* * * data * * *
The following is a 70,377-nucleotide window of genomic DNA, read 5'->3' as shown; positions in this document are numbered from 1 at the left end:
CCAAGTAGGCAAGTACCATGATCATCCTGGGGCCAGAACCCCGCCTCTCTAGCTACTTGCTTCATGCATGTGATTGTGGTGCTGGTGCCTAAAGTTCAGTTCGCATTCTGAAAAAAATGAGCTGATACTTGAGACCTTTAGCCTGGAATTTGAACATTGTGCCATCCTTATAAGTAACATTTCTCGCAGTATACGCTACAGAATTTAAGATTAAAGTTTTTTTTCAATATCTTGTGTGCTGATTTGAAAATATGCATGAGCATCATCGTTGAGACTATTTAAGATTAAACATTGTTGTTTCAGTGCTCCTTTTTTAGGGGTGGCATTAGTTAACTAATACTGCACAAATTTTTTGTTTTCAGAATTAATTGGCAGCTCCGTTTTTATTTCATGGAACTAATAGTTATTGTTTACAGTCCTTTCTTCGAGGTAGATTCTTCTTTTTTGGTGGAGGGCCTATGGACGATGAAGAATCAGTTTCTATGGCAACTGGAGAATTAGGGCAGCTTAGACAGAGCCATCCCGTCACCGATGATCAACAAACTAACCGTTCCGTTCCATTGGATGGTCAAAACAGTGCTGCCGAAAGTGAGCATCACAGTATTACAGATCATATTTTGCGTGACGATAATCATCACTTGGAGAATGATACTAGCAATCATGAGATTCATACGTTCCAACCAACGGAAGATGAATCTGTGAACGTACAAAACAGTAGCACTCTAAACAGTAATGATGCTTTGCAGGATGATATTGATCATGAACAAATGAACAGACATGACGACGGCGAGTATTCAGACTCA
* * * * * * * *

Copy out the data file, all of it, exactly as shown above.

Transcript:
The following is a 70,377-nucleotide window of genomic DNA, read 5'->3' as shown; positions in this document are numbered from 1 at the left end:
CCAAGTAGGCAAGTACCATGATCATCCTGGGGCCAGAACCCCGCCTCTCTAGCTACTTGCTTCATGCATGTGATTGTGGTGCTGGTGCCTAAAGTTCAGTTCGCATTCTGAAAAAAATGAGCTGATACTTGAGACCTTTAGCCTGGAATTTGAACATTGTGCCATCCTTATAAGTAACATTTCTCGCAGTATACGCTACAGAATTTAAGATTAAAGTTTTTTTTCAATATCTTGTGTGCTGATTTGAAAATATGCATGAGCATCATCGTTGAGACTATTTAAGATTAAACATTGTTGTTTCAGTGCTCCTTTTTTAGGGGTGGCATTAGTTAACTAATACTGCACAAATTTTTTGTTTTCAGAATTAATTGGCAGCTCCGTTTTTATTTCATGGAACTAATAGTTATTGTTTACAGTCCTTTCTTCGAGGTAGATTCTTCTTTTTTGGTGGAGGGCCTATGGACGATGAAGAATCAGTTTCTATGGCAACTGGAGAATTAGGGCAGCTTAGACAGAGCCATCCCGTCACCGATGATCAACAAACTAACCGTTCCGTTCCATTGGATGGTCAAAACAGTGCTGCCGAAAGTGAGCATCACAGTATTACAGATCATATTTTGCGTGACGATAATCATCACTTGGAGAATGATACTAGCAATCATGAGATTCATACGTTCCAACCAACGGAAGATGAATCTGTGAACGTACAAAACAGTAGCACTCTAAACAGTAATGATGCTTTGCAGGATGATATTGATCATGAACAAATGAACAGACATGACGACGGCGAGTATTCAGACTCA